Museum of the Home
|Location||Geffrye Almshouses |
136 Kingsland Road
|Public transit access||Hoxton|
|Website||Museum of the Home|
The Museum of the Home, formerly the Geffrye Museum, is a free museum in the 18th-century Grade I-listed former almshouses on Kingsland Road in Shoreditch, London. The museum explores home and home life from 1600 to the present day with galleries which ask questions about 'home', present diverse lived experiences, and examine the psychological and emotional relationships people have with the idea of 'home' alongside a series of period room displays.
In 2018 the museum had about 120,000 visitors before then closing for two and a half years, during which an extensive refurbishment and building programme took place. The Museum reopened as the Museum of the Home in Summer 2021 with a mission to reveal and rethink the ways we live, in order to live better together, and with 80 per cent more exhibition space for its collections and 50 per cent more public space. The Museum of the Home now has new basement galleries (The Home Galleries), a cafe, learning pavilion, collections and reference libraries, several events spaces, and replanted gardens.
Almshouses were built on the site in 1714, to house the widows of ironmongers. The almshouses were funded by a bequest from Sir Robert Geffrye, a merchant who had served as Lord Mayor of London and Master of the Ironmongers' Company. There were 14 four-room houses, for up to 56 pensioners, with a large garden.
The Metropolitan Public Gardens Association contributed to the funding for the acquisition of the former almshouses and garden by Shoreditch Metropolitan Council, and the MPGA's landscape gardener Fanny Wilkinson laid out the garden in 1900–01.
In 1911 the Ironmongers' Company decided the area had become too dangerous for pensioners, moved them to the country, and sold the buildings to the London County Council (LCC).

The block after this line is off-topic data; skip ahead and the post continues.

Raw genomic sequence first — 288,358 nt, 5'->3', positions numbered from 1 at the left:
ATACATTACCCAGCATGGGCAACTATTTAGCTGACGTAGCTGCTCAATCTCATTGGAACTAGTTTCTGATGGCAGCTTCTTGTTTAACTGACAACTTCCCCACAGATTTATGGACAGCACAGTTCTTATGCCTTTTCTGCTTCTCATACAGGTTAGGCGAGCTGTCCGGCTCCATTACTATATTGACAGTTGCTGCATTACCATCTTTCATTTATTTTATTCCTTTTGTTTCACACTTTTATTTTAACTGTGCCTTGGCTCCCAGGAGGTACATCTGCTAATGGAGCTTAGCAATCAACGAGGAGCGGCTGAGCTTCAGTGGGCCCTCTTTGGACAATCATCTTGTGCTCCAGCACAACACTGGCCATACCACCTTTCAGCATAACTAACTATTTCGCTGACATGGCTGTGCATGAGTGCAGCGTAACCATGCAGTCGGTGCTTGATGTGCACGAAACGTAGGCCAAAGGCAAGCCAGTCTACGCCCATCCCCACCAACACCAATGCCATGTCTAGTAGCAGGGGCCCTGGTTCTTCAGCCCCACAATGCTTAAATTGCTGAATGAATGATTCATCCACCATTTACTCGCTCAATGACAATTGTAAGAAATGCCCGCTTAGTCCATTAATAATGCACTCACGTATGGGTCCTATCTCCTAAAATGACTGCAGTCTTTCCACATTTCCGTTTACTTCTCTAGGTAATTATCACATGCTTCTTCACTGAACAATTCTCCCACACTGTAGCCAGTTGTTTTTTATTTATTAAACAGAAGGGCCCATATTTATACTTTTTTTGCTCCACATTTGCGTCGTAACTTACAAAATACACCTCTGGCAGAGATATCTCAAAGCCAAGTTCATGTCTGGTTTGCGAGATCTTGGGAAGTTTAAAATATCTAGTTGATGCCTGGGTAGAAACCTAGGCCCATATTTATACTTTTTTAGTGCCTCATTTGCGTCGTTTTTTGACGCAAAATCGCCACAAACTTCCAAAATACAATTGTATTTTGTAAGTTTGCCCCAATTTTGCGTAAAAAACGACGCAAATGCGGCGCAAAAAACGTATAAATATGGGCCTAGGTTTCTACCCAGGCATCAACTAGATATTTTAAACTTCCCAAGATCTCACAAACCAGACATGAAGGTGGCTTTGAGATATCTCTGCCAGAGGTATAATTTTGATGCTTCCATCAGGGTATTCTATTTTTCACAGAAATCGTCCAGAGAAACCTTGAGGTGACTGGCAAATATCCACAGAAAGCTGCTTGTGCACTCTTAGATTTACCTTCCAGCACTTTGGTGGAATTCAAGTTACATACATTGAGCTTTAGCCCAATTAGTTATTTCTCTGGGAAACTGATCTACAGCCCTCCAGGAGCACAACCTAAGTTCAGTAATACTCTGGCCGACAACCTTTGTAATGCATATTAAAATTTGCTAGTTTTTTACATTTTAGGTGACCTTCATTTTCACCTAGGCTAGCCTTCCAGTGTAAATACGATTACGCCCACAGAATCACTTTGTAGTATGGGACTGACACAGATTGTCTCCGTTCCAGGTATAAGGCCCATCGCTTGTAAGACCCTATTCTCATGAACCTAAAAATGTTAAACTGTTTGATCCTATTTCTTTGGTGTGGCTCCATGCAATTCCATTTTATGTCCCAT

The museum opened on 2 April 1914. When the LCC took over the site to create the Geffrye Museum, Wilkinson's design was replaced with a new layout. The area was a centre of the furniture trade, so it was decided to establish a reference collection of furniture and interiors to inspire the manufactures. When furniture production moved away the focus of the museum shifted to a younger audience, particularly school children. In the latter part of the 20th century it was run by the Inner London Education Authority (ILEA).
In 1992 a herb garden was opened on a formerly derelict site to the north of the building, partly funded again by the MPGA, which then awarded the herb garden its London Spade Award in 1992.
The museum expanded in 1998 with the opening of a horseshoe-shaped extension designed by Branson Coates Architecture, providing space to add a 20th Century exhibition, shop and education rooms.
In January 2018, the museum closed for an £18m development project, reopening in June 2021. Until this closure, the main permanent displays were a series of room settings furnished and decorated to show the main living spaces and elements of domestic life through the centuries, reflecting changes in society, behaviour, style and taste. The museum's change of name was announced in 2019. Since reopening, the Museum has new galleries to "explore the concept of home through people's everyday experiences of making, keeping and being at home over the last 400 years".
With the reopening of the refurbished and extended buildings in Summer 2021 the museum has 80 per cent more exhibition space for the its collections and 50 per cent more public space, with its entrance now facing Hoxton station. The Financial Times' correspondent praised the Museum's refurbishment and exhibits, stating: "There is nothing else quite like the Museum of the Home ... Other museums tend to dwell on the finest artefacts, the most famous chairs, lamps or most beautiful manufactured pieces. This is not that. This is about how even the humblest of homes reveals rich, unique stories, a recognition that culture is not only the domain of museums but of all of our front rooms, bedside tables and the snaps in photo albums (or on phones) of years of family dinners in the room with slightly ropey wallpaper, the stopped clock, those old plates and granny’s dining table."